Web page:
Photo and Commentary ©2020 by Robert Howson
Tuesday, September 22, 2020
Anyone who has spent any amount of time around animals knows that some are easier to read than others. While your pet pooch may wear his emotions on his face, the same would unlikely be said about any snakes you might have in your collection. That aside, Alexander Skutch made the following observation in The Minds of Birds: “We ‘know’ other creatures’ mental states (such as pleasure, fear, concentration, sociability, playfulness, tenderness) only by intuition, inferring their psyches from our own.” While this is undoubtedly true, I doubt that many animal lovers would agree with such a clinical evaluation. To them, the emotions expressed by their furry friends are real, not just projections of the observer.
For the sake of argument, let’s go with the “warm and fuzzy” approach to this issue and focus on this Blackface Mountain Sheep for a moment. I’m not on a first name basis with this sheep, in fact I’m only assuming I have the right breed down since the Blackface is a common inhabitant of Northern Ireland where its portrait was taken. In spite of this, I can’t help but feel some sort of connection, some personal link between this producer of wool and mutton and myself. Perhaps it’s because I’m at least superficially aware of the sacrificial system set forth in the Old Testament. I’ve never personally sacrificed a sheep or anything else for that matter, but I can, at least to a degree, imagine being in that situation where I was asked to kill, and sacrifice an animal.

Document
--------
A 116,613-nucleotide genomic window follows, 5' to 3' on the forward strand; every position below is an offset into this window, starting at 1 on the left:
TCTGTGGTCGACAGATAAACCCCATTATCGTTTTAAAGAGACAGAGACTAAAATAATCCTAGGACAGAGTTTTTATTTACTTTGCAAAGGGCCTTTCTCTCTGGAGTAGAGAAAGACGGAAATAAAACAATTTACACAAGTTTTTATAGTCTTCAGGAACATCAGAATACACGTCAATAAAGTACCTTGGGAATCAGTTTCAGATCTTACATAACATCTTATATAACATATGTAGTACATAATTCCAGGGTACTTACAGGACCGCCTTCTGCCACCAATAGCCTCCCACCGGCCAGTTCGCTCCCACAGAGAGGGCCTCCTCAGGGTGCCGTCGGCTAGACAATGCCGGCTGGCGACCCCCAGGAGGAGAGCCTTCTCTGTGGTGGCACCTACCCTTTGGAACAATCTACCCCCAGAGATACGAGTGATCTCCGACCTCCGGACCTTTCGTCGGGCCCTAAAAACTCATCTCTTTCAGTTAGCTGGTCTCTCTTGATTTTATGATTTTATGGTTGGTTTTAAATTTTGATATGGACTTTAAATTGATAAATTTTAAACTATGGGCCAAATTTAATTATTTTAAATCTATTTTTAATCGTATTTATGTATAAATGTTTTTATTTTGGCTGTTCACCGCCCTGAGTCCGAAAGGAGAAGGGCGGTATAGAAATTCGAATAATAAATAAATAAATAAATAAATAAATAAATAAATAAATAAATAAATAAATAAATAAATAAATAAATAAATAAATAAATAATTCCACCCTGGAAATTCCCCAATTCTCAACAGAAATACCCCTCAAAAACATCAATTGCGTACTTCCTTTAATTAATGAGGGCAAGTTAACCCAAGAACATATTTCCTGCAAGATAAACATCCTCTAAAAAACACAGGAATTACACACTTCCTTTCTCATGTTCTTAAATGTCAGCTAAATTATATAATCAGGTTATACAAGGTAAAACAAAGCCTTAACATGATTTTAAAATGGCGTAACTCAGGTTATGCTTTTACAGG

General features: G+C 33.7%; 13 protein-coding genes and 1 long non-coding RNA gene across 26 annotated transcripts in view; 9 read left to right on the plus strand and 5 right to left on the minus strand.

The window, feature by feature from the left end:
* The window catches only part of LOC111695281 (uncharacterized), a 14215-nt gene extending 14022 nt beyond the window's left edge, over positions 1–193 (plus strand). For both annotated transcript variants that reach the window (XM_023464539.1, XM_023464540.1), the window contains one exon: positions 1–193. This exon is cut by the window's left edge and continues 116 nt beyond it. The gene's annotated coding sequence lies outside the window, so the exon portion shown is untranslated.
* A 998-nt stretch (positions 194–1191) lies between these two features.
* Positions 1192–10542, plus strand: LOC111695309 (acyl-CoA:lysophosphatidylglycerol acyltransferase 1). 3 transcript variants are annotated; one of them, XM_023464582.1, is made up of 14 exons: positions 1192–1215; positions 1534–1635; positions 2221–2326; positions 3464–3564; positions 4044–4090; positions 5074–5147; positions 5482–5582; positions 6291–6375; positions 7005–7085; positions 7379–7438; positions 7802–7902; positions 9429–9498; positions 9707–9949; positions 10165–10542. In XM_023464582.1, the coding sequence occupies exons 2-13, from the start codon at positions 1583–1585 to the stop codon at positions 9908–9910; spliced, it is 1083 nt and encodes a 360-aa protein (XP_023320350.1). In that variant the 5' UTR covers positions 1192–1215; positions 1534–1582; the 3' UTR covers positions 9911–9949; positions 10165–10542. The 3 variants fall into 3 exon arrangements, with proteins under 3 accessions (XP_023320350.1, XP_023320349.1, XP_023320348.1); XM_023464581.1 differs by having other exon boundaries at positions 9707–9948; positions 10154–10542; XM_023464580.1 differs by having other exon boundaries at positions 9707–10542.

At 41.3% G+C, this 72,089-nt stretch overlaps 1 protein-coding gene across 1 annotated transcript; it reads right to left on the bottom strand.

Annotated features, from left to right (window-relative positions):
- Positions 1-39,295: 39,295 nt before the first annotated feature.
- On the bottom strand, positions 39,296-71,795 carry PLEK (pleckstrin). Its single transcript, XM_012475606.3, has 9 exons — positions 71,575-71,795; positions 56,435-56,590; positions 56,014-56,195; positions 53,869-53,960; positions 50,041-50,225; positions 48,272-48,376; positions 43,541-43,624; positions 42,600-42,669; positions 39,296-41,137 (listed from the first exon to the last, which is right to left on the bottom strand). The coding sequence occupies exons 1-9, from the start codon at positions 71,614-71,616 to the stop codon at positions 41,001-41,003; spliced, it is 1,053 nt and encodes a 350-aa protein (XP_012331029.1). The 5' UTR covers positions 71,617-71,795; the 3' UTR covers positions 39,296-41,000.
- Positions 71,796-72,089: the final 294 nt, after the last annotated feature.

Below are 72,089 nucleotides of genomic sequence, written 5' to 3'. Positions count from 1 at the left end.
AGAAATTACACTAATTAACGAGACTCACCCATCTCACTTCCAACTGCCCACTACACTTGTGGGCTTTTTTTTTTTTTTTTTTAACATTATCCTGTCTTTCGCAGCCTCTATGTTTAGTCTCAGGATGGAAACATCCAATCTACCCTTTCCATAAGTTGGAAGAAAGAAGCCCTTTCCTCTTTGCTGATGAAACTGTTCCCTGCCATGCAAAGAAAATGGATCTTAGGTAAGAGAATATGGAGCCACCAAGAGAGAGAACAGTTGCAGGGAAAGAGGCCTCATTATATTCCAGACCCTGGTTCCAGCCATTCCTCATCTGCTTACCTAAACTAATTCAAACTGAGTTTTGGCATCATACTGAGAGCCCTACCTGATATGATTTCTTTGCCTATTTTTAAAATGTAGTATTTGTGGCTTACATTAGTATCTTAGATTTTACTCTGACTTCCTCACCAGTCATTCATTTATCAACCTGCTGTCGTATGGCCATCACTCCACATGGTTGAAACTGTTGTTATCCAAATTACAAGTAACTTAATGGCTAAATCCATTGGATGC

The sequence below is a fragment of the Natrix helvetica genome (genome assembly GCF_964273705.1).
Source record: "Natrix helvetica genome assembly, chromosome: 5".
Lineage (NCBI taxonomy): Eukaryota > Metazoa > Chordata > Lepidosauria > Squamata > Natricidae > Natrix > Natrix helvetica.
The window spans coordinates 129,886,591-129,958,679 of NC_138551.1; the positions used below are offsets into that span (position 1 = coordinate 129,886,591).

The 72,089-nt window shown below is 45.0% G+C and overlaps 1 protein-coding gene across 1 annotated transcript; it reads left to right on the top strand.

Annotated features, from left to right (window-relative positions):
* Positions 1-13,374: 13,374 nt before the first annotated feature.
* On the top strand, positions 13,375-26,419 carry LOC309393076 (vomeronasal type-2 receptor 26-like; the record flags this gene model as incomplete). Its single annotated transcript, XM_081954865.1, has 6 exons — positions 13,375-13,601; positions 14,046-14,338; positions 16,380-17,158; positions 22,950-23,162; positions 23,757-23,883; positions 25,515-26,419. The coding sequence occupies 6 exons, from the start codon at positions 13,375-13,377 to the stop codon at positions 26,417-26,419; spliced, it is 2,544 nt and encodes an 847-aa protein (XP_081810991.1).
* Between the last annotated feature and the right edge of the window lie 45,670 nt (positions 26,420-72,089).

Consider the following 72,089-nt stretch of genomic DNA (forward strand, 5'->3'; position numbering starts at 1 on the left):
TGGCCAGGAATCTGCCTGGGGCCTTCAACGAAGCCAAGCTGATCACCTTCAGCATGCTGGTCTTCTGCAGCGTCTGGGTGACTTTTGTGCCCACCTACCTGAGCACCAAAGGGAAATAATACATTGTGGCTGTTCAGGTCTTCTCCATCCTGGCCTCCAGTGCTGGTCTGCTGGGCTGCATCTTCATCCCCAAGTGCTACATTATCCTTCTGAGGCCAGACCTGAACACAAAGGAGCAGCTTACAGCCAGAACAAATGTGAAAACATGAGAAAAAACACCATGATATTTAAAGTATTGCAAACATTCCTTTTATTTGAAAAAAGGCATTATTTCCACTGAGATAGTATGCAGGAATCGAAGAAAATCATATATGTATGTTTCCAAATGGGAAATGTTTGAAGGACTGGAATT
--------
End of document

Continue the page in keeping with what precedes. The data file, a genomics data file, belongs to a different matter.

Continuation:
My rational self interprets the look on the face of this animal as one of curiosity, or perhaps an assessment of whether its present situation warranted increasing the distance between the two of us. On the other hand, my emotional side formulates the question “Why me?” proposed by a prospective sacrifice. Since I know little of animal husbandry, I am permitted to propose such foolish questions. But the One to whom these sacrifices pointed was not allowed such detachment. He undoubtedly asked such a question and provided for Himself the needed answer, that He was the only one who could make such a sacrifice. I feel like a fool standing in the pasture and pondering such questions, but a grateful fool that the question was answered.